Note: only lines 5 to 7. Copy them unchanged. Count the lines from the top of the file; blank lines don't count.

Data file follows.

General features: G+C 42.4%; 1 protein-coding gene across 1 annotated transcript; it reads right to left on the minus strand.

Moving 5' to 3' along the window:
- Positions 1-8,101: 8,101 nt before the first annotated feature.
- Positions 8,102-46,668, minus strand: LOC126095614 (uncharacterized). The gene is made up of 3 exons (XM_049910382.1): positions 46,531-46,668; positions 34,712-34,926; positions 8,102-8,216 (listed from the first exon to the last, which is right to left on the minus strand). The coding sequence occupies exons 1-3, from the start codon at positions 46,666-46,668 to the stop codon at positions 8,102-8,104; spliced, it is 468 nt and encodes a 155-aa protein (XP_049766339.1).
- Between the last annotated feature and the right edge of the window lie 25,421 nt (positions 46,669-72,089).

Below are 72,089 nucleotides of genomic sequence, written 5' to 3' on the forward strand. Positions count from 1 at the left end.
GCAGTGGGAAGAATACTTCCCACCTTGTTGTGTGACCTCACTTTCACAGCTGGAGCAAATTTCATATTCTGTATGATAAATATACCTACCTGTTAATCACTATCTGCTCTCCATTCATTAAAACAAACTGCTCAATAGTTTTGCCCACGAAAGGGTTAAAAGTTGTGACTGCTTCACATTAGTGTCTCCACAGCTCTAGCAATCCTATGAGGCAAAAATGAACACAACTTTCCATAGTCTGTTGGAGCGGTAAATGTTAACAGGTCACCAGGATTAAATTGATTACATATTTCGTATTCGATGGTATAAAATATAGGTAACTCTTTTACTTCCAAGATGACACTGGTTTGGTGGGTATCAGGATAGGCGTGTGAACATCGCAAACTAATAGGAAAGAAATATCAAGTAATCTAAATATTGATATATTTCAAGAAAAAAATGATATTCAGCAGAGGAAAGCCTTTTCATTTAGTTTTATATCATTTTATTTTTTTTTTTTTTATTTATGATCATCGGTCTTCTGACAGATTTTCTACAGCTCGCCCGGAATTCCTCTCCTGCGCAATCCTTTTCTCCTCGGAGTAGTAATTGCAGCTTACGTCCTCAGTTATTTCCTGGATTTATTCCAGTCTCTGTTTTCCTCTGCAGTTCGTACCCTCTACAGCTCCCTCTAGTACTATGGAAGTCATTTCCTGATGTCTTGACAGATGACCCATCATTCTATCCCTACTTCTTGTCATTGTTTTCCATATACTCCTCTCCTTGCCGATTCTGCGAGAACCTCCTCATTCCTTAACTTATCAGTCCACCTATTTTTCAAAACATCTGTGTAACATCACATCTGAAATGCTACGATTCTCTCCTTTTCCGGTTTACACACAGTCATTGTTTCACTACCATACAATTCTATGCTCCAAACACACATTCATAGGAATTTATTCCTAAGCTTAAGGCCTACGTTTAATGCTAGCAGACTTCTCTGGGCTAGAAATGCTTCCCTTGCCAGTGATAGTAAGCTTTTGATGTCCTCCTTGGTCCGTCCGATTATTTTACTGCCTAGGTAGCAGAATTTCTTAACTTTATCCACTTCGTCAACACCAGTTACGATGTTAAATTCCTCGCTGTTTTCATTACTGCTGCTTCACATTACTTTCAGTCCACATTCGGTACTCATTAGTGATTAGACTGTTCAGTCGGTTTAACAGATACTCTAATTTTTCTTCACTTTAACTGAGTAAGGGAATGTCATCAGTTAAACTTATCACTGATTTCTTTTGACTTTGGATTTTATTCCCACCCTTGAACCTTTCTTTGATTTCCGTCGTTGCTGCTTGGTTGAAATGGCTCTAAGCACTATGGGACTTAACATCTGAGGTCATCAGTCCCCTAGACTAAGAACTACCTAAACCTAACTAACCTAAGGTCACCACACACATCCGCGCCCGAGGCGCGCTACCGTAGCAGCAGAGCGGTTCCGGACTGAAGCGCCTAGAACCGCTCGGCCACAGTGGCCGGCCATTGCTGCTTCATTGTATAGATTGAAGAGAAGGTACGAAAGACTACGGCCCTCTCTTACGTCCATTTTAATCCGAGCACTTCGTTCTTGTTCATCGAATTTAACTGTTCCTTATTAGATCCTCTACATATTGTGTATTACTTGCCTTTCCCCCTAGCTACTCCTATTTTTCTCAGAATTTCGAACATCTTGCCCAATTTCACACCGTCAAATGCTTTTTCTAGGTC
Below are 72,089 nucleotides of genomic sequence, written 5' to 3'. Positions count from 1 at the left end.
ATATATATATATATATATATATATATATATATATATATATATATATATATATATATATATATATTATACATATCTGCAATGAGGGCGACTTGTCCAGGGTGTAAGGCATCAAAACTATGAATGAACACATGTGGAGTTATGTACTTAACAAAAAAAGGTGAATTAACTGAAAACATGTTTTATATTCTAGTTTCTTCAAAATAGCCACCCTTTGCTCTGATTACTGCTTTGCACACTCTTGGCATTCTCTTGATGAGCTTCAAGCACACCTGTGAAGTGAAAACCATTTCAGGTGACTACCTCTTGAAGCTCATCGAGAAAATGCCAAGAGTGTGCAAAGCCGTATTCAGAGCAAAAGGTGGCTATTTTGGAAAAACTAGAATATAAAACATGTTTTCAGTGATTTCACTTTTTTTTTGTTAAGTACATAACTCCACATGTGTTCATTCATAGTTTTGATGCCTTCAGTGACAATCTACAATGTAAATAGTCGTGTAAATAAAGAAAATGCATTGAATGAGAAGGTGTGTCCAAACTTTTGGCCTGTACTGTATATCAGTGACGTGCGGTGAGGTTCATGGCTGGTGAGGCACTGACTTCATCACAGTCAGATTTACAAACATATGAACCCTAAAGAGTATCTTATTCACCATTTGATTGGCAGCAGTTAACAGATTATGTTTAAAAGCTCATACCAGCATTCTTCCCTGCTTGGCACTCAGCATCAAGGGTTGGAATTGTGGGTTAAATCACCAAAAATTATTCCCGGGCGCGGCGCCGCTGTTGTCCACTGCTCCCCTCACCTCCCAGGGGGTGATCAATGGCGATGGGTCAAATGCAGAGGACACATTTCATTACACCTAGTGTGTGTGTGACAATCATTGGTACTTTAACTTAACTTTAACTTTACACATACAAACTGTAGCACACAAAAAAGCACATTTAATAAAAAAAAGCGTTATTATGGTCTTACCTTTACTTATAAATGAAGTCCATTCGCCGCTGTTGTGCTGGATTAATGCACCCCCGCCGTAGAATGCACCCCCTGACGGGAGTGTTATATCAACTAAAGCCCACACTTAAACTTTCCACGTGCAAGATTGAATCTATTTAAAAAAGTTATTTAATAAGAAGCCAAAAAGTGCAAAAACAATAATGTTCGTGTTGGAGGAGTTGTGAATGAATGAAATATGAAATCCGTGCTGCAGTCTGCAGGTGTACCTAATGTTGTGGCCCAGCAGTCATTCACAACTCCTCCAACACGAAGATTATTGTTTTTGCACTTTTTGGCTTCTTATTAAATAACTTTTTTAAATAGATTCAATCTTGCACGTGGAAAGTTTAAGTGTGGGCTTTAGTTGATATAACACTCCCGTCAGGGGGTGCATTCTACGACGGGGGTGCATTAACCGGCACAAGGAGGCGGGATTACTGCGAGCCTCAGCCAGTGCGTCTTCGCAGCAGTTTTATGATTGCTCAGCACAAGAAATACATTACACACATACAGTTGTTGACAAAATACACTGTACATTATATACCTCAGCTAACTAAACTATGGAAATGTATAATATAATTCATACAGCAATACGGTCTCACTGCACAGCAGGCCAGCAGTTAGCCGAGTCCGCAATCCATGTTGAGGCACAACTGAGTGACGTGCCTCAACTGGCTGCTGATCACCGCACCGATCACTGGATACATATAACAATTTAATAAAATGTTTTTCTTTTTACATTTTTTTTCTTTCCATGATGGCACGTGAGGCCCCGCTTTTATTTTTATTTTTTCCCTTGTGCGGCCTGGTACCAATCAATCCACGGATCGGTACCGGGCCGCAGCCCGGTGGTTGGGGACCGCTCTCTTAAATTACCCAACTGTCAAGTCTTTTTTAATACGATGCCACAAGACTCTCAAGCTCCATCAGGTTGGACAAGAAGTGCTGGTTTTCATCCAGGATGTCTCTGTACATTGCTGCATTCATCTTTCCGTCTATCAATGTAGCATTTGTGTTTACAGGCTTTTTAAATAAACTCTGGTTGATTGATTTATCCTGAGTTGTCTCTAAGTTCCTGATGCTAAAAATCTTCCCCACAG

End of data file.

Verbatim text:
- Between the last annotated feature and the right edge of the window lie 25,421 nt (positions 46,669-72,089).

Below are 72,089 nucleotides of genomic sequence, written 5' to 3' on the forward strand. Positions count from 1 at the left end.
GCAGTGGGAAGAATACTTCCCACCTTGTTGTGTGACCTCACTTTCACAGCTGGAGCAAATTTCATATTCTGTATGATAAATATACCTACCTGTTAATCACTATCTGCTCTCCATTCATTAAAACAAACTGCTCAATAGTTTTGCCCACGAAAGGGTTAAAAGTTGTGACTGCTTCACATTAGTGTCTCCACAGCTCTAGCAATCCTATGAGGCAAAAATGAACACAACTTTCCATAGTCTGTTGGAGCGGTAAATGTTAACAGGTCACCAGGATTAAATTGATTACATATTTCGTATTCGATGGTATAAAATATAGGTAACTCTTTTACTTCCAAGATGACACTGGTTTGGTGGGTATCAGGATAGGCGTGTGAACATCGCAAACTAATAGGAAAGAAATATCAAGTAATCTAAATATTGATATATTTCAAGAAAAAAATGATATTCAGCAGAGGAAAGCCTTTTCATTTAGTTTTATATCATTTTATTTTTTTTTTTTTTATTTATGATCATCGGTCTTCTGACAGATTTTCTACAGCTCGCCCGGAATTCCTCTCCTGCGCAATCCTTTTCTCCTCGGAGTAGTAATTGCAGCTTACGTCCTCAGTTATTTCCTGGATTTATTCCAGTCTCTGTTTTCCTCTGCAGTTCGTACCCTCTACAGCTCCCTCTAGTACTATGGAAGTCATTTCCTGATGTCTTGACAGATGACCCATCATTCTATCCCTACTTCTTGTCATTGTTTTCCATATACTCCTCTCCTTGCCGATTCTGCGAGAACCTCCTCATTCCTTAACTTATCAGTCCACCTATTTTTCAAAACATCTGTGTAACATCACATCTGAAATGCTACGATTCTCTCCTTTTCCGGTTTACACACAGTCATTGTTTCACTACCATACAATTCTATGCTCCAAACACACATTCATAGGAATTTATTCCTAAGCTTAAGGCCTACGTTTAATGCTAGCAGACTTCTCTGGGCTAGAAATGCTTCCCTTGCCAGTGATAGTAAGCTTTTGATGTCCTCCTTGGTCCGTCCGATTATTTTACTGCCTAGGTAGCAGAATTTCTTAACTTTATCCACTTCGTCAACACCAGTTACGATGTTAAATTCCTCGCTGTTTTCATTACTGCTGCTTCACATTACTTTCAGTCCACATTCGGTACTCATTAGTGATTAGACTGTTCAGTCGGTTTAACAGATACTCTAATTTTTCTTCACTTTAACTGAGTAAGGGAATGTCATCAGTTAAACTTATCACTGATTTCTTTTGACTTTGGATTTTATTCCCACCCTTGAACCTTTCTTTGATTTCCGTCGTTGCTGCTTGGTTGAAATGGCTCTAAGCACTATGGGACTTAACATCTGAGGTCATCAGTCCCCTAGACTAAGAACTACCTAAACCTAACTAACCTAAGGTCACCACACACATCCGCGCCCGAGGCGCGCTACCGTAGCAGCAGAGCGGTTCCGGACTGAAGCGCCTAGAACCGCTCGGCCACAGTGGCCGGCCATTGCTGCTTCATTGTATAGATTGAAGAGAAGGTACGAAAGACTACGGCCCTCTCTTACGTCCATTTTAATCCGAGCACTTCGTTCTTGTTCATCGAATTTAACTGTTCCTTATTAGATCCTCTACATATTGTGTATTACTTGCCTTTCCCCCTAGCTACTCCTATTTTTCTCAGAATTTCGAACATCTTGCCCAATTTCACACCGTCAAATGCTTTTTCTAGGTC